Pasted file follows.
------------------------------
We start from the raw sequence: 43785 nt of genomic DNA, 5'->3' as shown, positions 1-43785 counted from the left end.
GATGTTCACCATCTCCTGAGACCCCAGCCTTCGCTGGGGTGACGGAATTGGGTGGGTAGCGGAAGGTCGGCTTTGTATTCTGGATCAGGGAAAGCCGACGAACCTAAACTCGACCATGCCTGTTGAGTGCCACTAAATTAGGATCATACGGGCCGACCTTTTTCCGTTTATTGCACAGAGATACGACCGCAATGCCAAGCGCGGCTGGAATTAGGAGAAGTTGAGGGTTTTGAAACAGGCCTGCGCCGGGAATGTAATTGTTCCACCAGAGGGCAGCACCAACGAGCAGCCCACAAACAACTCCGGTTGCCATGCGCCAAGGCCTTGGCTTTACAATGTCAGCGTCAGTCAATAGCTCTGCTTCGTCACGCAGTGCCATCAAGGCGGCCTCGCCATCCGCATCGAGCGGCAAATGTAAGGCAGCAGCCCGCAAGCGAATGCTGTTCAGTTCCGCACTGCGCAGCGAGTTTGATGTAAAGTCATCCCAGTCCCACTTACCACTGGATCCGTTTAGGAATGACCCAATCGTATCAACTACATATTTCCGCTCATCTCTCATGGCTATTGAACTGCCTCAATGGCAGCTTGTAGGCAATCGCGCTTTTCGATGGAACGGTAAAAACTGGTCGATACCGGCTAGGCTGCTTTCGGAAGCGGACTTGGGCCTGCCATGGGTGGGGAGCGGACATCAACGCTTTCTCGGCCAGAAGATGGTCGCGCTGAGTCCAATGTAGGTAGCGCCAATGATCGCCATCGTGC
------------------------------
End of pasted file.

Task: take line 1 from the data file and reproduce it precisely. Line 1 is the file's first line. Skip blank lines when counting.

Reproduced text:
We start from the raw sequence: 43785 nt of genomic DNA, 5'->3' as shown, positions 1-43785 counted from the left end.